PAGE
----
Someone has measured a length of duct tape
along a perfect straight edge, marking out
limits to the day beyond which no one
may lapse, a skirting between sea and sky.
Swathes of gannets, gleaming silver darts in
lowered light, plunge like impulsive brainwaves
into the ocean’s mind, pluck these beaming
Attenboroughs swift and clean from the deep.
So lucky to be here to witness this –
double luck that quite unexpectedly,
wholly unannounced, a rainbow dances
above the surf. People can’t deal with this,
can they? Or with me. This nobody, me,
this rank invisibility. And now,
just like each moment, nothingatall stands
up and calls, ‘Here we are – look around you!’
Originally from Liverpool and the inaugural Poet Laureate for Cheshire in 2003, Harry Owen emigrated to South Africa from England in 2008. He has published six poetry collections, the latest of which is Small Stones for Bromley (Lapwing Publications, 2014).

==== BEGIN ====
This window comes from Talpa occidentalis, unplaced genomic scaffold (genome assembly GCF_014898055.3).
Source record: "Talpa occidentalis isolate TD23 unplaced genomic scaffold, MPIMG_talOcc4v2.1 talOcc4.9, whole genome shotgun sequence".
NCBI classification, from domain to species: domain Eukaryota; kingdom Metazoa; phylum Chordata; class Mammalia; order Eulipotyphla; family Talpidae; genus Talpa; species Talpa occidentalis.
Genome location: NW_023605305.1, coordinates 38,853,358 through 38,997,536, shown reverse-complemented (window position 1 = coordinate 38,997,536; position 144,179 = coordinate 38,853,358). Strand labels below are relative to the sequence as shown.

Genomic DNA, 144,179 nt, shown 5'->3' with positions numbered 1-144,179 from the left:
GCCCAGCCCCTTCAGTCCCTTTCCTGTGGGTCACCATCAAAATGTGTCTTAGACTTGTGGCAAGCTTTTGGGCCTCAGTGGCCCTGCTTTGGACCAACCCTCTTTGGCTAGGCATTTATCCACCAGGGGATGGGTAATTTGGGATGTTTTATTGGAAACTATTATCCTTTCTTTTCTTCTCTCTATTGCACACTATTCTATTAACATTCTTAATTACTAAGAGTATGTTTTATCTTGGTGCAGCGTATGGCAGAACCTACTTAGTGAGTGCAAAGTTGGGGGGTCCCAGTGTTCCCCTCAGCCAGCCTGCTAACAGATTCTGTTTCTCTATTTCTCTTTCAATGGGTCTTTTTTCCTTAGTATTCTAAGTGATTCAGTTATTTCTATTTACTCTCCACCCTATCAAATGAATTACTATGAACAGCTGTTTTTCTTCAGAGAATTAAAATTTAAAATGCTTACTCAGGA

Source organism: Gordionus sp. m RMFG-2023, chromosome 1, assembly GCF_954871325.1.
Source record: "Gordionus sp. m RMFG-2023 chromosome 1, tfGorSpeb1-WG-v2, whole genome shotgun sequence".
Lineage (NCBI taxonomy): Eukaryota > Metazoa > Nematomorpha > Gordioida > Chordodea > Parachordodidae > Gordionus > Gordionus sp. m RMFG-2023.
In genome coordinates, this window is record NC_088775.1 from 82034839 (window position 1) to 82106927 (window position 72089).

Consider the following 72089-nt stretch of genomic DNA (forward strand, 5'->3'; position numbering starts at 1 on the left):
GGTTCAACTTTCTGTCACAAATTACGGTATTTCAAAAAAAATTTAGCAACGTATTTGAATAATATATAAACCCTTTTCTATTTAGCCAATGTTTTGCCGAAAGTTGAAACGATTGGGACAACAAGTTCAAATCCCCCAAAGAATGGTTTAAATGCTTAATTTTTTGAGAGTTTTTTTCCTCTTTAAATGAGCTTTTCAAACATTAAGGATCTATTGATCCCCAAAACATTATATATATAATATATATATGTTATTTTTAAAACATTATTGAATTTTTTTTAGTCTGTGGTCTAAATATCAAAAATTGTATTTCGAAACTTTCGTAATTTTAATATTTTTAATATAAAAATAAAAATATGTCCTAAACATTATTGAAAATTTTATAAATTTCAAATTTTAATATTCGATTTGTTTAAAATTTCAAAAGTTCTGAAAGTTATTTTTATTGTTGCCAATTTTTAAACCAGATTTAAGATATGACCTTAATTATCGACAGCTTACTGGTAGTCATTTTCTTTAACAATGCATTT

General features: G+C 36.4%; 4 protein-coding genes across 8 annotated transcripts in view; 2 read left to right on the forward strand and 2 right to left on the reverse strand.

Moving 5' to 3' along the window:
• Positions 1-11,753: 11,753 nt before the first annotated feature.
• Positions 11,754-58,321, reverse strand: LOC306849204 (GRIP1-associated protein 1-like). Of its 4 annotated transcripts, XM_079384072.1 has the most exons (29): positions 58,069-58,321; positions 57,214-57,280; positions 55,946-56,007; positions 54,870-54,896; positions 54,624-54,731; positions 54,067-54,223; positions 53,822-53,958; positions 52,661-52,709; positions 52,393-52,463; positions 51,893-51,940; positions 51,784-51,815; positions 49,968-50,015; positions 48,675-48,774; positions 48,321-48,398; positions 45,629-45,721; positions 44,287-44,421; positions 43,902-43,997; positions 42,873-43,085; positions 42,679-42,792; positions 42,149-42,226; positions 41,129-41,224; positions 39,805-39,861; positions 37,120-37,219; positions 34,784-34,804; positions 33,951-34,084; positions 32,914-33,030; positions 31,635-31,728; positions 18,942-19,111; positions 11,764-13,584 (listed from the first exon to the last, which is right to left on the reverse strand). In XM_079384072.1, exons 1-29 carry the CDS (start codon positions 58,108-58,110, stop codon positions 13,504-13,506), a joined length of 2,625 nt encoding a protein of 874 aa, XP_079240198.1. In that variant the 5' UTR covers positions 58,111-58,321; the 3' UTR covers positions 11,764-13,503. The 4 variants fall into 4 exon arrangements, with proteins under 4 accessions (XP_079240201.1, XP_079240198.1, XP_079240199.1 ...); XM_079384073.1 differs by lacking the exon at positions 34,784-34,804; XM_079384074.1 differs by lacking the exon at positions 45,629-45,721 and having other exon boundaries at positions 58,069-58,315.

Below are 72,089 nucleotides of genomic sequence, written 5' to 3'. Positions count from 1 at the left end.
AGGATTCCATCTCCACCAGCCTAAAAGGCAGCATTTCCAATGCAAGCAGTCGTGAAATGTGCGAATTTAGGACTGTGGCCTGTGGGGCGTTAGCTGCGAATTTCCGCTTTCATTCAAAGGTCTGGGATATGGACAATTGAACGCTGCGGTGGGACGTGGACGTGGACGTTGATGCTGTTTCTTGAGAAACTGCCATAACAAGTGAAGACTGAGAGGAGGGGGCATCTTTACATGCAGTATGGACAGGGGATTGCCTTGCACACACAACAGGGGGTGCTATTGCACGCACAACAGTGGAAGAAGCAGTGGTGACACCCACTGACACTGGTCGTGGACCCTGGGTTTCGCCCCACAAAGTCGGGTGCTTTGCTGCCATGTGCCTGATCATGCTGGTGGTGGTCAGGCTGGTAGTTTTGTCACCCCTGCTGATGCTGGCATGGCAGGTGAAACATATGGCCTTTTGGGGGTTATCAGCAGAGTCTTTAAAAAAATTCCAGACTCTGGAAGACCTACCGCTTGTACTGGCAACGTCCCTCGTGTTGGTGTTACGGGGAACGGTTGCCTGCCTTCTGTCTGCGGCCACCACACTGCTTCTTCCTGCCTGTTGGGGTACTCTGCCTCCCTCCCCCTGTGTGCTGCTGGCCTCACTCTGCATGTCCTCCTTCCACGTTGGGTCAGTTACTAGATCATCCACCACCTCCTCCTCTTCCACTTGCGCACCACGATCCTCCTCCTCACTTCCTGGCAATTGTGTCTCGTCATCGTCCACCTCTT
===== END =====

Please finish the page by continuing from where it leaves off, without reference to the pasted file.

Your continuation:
He has also edited I Write Who I Am: an anthology of Upstart poetry, featuring the work of nineteen young poets from disadvantaged township schools in the Eastern Cape; and the international anthology For Rhino in a Shrinking World, in support of efforts to save this iconic animal from extinction. (http://rhinoanthology.wordpress.com).
His work is widely published in journals and anthologies throughout the world, including Magma, Orbis, The Kalahari Review, The Bastille, Stanzas, New Coin, Plume, MadHat Lit, Poems for Jeremy Corbyn and many others.
Harry Owen lives in Grahamstown, South Africa.